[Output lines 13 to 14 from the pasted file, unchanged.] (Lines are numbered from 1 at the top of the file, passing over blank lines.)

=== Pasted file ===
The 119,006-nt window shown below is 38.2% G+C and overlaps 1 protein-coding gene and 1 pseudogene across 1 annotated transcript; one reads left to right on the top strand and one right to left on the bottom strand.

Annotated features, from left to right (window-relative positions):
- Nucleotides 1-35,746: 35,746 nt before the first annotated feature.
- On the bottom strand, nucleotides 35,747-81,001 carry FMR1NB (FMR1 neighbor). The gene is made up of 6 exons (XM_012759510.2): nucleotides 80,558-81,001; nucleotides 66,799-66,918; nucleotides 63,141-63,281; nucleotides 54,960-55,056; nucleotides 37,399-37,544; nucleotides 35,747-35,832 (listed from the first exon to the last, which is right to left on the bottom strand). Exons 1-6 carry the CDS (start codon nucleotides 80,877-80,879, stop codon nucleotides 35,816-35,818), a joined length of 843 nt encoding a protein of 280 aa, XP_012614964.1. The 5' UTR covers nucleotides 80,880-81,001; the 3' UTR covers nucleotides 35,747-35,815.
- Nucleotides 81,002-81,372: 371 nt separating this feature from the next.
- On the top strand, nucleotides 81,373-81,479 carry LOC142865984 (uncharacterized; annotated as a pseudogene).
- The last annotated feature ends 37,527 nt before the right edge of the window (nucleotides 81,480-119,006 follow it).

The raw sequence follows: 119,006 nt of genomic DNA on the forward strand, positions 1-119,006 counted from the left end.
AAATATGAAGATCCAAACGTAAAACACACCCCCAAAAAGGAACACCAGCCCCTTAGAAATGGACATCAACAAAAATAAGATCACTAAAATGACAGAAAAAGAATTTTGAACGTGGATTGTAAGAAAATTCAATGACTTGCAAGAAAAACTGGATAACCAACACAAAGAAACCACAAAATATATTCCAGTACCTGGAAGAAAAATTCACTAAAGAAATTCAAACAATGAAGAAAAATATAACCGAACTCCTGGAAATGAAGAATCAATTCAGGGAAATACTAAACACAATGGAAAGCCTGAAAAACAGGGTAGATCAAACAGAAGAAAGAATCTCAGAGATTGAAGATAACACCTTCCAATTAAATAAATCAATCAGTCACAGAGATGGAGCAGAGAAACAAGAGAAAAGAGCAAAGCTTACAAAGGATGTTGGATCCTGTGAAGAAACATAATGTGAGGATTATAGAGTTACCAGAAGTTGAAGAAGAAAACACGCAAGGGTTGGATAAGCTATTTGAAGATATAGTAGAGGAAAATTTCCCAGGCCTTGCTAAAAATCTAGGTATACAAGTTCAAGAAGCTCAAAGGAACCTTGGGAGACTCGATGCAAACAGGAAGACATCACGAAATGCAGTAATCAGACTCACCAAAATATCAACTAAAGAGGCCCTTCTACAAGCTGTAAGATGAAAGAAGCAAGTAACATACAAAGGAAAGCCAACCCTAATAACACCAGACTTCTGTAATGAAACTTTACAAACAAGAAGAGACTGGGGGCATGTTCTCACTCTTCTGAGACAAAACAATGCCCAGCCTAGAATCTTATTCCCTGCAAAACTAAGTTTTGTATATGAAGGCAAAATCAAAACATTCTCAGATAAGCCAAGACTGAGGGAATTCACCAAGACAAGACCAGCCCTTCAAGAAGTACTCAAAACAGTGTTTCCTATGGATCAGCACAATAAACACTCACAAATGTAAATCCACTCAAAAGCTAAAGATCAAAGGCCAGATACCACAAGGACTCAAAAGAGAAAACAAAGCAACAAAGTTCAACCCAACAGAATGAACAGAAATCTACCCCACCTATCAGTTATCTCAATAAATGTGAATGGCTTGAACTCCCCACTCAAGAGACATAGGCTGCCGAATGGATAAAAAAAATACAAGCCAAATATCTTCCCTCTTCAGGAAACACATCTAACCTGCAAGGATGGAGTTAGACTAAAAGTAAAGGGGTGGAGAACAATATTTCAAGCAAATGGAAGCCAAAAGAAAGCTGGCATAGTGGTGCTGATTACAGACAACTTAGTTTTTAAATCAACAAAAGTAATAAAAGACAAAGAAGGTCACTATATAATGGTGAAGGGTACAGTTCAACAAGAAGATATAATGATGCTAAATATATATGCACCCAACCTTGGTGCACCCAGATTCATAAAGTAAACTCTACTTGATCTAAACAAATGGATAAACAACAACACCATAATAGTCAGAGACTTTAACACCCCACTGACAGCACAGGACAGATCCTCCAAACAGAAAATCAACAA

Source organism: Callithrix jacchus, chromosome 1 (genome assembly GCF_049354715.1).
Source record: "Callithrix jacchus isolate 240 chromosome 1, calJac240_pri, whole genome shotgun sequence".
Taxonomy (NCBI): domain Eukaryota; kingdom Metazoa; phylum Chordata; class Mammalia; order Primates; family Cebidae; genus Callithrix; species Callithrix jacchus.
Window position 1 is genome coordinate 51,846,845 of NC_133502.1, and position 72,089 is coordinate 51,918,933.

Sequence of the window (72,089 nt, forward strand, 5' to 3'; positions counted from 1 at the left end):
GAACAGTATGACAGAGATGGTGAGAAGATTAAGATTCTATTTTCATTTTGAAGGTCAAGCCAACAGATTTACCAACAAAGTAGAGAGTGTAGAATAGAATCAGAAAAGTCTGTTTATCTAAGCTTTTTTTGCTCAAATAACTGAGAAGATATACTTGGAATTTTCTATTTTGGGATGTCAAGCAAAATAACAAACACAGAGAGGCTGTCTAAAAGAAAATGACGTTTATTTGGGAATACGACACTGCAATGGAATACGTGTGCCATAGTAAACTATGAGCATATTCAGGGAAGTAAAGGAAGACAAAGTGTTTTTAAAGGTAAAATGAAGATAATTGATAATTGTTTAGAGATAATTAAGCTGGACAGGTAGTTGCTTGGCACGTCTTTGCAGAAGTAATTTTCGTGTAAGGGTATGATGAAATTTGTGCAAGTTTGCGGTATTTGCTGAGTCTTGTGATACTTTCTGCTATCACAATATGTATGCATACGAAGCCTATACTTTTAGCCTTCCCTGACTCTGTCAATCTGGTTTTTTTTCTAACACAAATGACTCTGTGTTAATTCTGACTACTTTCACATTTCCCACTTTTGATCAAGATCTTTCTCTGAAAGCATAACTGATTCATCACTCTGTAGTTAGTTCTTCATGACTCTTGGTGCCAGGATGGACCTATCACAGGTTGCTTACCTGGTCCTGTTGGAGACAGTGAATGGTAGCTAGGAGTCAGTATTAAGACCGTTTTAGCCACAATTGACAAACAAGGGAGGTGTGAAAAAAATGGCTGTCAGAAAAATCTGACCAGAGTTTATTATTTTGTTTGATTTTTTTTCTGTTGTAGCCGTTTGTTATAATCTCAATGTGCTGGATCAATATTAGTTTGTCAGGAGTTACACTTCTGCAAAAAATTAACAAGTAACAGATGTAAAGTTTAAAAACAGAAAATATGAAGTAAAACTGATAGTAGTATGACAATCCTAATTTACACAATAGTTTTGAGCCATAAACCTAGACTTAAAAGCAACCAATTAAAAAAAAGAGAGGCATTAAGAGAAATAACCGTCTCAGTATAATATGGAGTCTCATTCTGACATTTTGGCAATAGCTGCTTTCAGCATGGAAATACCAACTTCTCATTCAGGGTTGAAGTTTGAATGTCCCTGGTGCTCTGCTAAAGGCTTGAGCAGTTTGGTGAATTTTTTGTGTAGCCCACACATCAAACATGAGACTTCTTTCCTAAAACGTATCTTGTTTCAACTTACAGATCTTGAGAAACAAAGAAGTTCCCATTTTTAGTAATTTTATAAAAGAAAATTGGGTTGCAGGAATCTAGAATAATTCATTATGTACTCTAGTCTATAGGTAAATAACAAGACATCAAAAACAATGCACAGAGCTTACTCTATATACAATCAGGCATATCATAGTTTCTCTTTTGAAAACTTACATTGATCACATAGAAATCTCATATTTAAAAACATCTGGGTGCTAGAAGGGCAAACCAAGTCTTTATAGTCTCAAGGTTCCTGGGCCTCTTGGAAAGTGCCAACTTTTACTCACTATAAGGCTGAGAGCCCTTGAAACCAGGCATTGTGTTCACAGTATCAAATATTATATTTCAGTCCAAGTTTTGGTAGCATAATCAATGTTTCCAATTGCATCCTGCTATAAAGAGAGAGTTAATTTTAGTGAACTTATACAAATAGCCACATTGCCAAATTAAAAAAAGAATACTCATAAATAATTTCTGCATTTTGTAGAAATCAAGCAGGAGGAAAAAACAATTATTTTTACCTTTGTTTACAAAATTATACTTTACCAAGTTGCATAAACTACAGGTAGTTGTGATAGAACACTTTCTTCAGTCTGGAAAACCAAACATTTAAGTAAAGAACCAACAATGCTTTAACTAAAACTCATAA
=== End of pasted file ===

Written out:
Window position 1 is genome coordinate 51,846,845 of NC_133502.1, and position 72,089 is coordinate 51,918,933.

Sequence of the window (72,089 nt, forward strand, 5' to 3'; positions counted from 1 at the left end):